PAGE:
“Students either love me or they hate me. There is no in between.”
Megan Shaw is a Math and Science teacher at Bethel Regional High School. She is mentor to 2015 Gates Scholarship Finalist Danika Bailie, and attended the Spring 2013 Talk Story, Write Story workshop in Bethel.
2015 Reflection on Gates Scholarship Application Experience
Helping my student complete the Gates Millennium Scholarship application was one of the most rewarding, frustrating, stressful, wonderful, emotional, time consuming and gratifying things that I have done as an educator. I would do it again in a heartbeat for one of my students.
I started this year hoping to get three of my seniors to apply for the Gates Millennium Scholarship. One student didn’t meet the GPA requirement. I lost another student to the demands of life in bush Alaska, later in the process. Only one of my students completed the application.
Going all the way through the development of these essays with Danika Bailie was quite the marathon. I often felt I as though I was playing two roles: therapist and editor. I felt I was a therapist because of all the emotions, both hers and mine, which came up as the essays were being pounded out. I knew many of her struggles already. However, reading them in her own voice, told in a completely accepting manner as though they were normal, was heart wrenching. Reading her drafts, I would find myself holding back tears and hoping no one would stop by my room. It’s hard to hear about your students’ struggles; it’s harder to encourage them to poke at those wounds and write about it in more detail, to use better adjectives, to hold nothing back. Some days I merely acted as guide and sounding board for everyday life, some days I was pushing her to explain how something really made her feel when she’d probably rather have pushed the memory away. The process was emotional but I believe that overall, it was healing for Danika.
My other role was as an editor. While this was “easier,” it took me awhile to hone in on what I needed to edit. At first, I was focused on grammatical errors and overall flow of Danika’s essays. It wasn’t until Tad said something to me that I realized those weren’t where my attention should be focused. I need to be looking at a big picture view of Danika’s work. This didn’t come naturally to me: I am a detail person. But once it was pointed out, it became much clearer where I needed to concentrate.
I offered my time and assistance with the GMS application for Danika. She’s an incredible young woman that I know will go far in life even if she doesn’t win the Gates. I firmly believe she deserves it but I know she has the drive to find a way to reach her goals no matter what hurdles are placed in front of her. There were times when I worried that life would get in the way of her completing the application, but every time she rose above and continued to impress me.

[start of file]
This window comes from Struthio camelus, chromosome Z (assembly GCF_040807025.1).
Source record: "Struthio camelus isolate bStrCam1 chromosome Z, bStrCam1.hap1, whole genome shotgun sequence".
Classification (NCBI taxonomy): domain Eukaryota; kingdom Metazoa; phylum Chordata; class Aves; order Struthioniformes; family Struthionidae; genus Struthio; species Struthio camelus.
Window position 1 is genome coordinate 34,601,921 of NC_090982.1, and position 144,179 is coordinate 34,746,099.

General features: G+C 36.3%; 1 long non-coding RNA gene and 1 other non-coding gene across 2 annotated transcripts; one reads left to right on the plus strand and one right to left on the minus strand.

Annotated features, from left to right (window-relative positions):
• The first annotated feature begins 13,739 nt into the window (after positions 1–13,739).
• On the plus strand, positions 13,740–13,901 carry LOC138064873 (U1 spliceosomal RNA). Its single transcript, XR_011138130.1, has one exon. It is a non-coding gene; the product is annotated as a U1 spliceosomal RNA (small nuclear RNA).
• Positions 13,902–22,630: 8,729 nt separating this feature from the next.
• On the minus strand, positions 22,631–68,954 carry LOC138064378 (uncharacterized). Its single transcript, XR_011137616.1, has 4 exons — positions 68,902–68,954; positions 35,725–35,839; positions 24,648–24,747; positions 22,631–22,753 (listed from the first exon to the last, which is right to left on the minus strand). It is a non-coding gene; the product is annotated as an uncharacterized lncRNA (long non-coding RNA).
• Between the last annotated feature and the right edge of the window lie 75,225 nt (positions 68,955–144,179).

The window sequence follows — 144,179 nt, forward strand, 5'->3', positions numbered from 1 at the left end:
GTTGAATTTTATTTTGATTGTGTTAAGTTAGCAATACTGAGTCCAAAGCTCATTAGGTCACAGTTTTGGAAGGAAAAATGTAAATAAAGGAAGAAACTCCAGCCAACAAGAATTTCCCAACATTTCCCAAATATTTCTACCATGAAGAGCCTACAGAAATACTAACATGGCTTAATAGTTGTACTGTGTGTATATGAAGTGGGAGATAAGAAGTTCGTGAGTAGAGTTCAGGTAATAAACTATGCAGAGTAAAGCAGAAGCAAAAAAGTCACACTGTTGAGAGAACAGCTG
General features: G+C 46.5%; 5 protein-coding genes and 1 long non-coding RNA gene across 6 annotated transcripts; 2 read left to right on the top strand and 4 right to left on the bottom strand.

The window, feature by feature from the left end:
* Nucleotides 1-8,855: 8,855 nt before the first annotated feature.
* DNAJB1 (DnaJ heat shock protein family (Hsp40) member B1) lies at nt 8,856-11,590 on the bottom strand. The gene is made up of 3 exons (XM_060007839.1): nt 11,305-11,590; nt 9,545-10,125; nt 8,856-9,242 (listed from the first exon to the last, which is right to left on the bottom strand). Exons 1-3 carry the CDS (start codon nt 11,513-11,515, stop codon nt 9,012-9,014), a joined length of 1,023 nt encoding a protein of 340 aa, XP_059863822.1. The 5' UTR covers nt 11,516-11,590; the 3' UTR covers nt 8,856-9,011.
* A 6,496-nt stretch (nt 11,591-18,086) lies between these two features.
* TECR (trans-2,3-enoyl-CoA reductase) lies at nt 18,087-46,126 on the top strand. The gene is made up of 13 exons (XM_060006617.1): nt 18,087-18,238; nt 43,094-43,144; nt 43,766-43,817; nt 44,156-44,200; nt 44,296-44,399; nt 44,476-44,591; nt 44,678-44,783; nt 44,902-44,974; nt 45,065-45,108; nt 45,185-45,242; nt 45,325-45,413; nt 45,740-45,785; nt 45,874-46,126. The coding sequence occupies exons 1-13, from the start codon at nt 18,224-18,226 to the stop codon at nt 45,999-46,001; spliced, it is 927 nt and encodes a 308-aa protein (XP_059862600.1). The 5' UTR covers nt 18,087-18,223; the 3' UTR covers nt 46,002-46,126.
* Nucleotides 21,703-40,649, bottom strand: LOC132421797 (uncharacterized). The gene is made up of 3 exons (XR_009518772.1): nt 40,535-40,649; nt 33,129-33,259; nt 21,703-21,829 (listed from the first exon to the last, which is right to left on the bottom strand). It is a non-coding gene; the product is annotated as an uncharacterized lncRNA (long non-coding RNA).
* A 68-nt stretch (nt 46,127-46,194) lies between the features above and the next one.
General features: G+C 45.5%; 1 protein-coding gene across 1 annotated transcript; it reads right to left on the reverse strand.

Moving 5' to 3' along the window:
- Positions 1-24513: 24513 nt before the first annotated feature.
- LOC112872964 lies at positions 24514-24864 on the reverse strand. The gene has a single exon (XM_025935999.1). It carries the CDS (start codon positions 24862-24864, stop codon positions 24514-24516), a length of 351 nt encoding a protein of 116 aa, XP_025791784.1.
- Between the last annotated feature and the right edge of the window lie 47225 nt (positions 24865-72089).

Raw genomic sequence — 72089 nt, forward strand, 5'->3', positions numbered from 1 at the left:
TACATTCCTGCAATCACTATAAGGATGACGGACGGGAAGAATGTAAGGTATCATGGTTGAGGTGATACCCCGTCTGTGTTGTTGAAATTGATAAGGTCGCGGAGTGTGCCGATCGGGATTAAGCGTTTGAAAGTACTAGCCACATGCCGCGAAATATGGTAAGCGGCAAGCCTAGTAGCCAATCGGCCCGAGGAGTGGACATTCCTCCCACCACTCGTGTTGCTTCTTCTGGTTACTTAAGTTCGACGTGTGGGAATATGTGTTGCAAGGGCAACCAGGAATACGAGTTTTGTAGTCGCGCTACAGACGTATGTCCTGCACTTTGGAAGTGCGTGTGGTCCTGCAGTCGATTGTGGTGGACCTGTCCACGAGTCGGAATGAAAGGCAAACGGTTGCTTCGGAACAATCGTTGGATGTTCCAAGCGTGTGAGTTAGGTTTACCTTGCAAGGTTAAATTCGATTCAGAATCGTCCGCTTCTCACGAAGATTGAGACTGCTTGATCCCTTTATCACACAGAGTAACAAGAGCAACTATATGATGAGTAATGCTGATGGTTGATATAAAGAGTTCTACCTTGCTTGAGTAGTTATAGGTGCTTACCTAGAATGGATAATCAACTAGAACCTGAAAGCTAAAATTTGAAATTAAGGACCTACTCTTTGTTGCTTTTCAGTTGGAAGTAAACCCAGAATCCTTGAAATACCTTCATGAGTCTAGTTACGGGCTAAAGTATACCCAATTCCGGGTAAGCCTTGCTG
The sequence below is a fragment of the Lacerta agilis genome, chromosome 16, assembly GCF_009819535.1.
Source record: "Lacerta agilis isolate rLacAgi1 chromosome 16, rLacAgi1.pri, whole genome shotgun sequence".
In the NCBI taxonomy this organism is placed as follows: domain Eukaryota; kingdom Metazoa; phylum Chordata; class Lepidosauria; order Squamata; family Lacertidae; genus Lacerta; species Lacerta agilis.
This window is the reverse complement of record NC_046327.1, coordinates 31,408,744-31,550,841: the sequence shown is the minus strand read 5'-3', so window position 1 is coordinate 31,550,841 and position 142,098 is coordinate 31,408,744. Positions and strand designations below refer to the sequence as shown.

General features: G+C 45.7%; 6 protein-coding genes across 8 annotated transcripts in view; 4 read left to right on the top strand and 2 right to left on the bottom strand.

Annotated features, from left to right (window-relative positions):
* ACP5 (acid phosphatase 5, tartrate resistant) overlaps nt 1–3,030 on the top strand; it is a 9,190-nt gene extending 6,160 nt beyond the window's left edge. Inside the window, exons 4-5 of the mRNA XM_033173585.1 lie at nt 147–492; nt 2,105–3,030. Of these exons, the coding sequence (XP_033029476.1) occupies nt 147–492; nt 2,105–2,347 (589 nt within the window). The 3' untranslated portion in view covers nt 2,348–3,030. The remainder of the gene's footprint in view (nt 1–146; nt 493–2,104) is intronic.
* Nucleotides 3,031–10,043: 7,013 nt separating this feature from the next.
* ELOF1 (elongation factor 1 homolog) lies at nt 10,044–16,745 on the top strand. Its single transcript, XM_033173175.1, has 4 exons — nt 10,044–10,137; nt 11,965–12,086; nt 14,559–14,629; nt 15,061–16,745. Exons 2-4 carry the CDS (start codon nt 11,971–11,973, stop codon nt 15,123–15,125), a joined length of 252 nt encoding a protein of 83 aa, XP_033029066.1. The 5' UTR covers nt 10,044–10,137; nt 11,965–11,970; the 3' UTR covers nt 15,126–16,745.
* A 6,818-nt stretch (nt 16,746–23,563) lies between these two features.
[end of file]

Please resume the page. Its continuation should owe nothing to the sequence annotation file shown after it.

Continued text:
I don’t have words to describe how proud of Danika I am. She did this herself. My role feels small and secondary compared to the burden she overcame. I’m sure this experience will be something she can draw on for the rest of her life. I look forward to seeing what she does with her future; I’m sure it will be incredible.
Would I do this again? Absolutely. I’d do this for any of my students; they all have amazing stories that deserve to be told and dreams they want to achieve. They all deserve an adult to care and advocate for them. If this is the way that I can accomplish that, then I will.
2014 Essay: WHY I TEACH
My mother was an art teacher. She was incredible. She loved children and was fanatical about art. She’d fill the washing machine with tie-dye so we could make shirts in the middle of winter. She created Native beadwork, waxed and dyed pysanka eggs, threw bowls, made every one of my Halloween costumes. And through it all, she was happy to have me, my brothers, our friends and neighborhood kids at her side. While I didn’t realize it, she influenced me to become a teacher.
My love of science stemmed from my upbringing. I grew up in the Upper Peninsula of Michigan. We owned about 20 acres in a very rural community, with more dairy cows than people. I spent my winters ice skating on the pond in the yard or making snow caves under the pine trees. My summers were spent exploring the woods, climbing trees and growing frog eggs in a habitat my mother and I would build. I learned to horseback ride at 8 and was never happier then when I was in the saddle, unless I happened to be in the water. We cooked together, put good grades on the fridge and framed our artwork to hang on the wall. We hunted for deer, saved stray cats, helped bale hay on friends’ farms. We swam in Lake Michigan, camped on Lake Superior and took many photos. I would marvel at the differences in trees’ needles, identify birds, swim in any body of water large enough to fit me, all with my parents’ encouragement.
I studied at Michigan Technological University and have 2 degrees. My BS is in Biology and Education. It is there that my love of nature became my passion. I wanted a background of education because my goal was to one day be a public outreach director of a state forest or for a university. Little did I know how much I’d fall in love with teaching. The awe I felt, growing frog eggs into tadpoles, became something I wanted to pass on. I felt (and still feel) that the best way to do this was in the classroom.
My MS is in Forest Ecology. This degree left me with even more of a drive to protect our environment. That jives perfectly with teaching science! If I can instill an amazement and respect for our world in kids, they will want to save it too!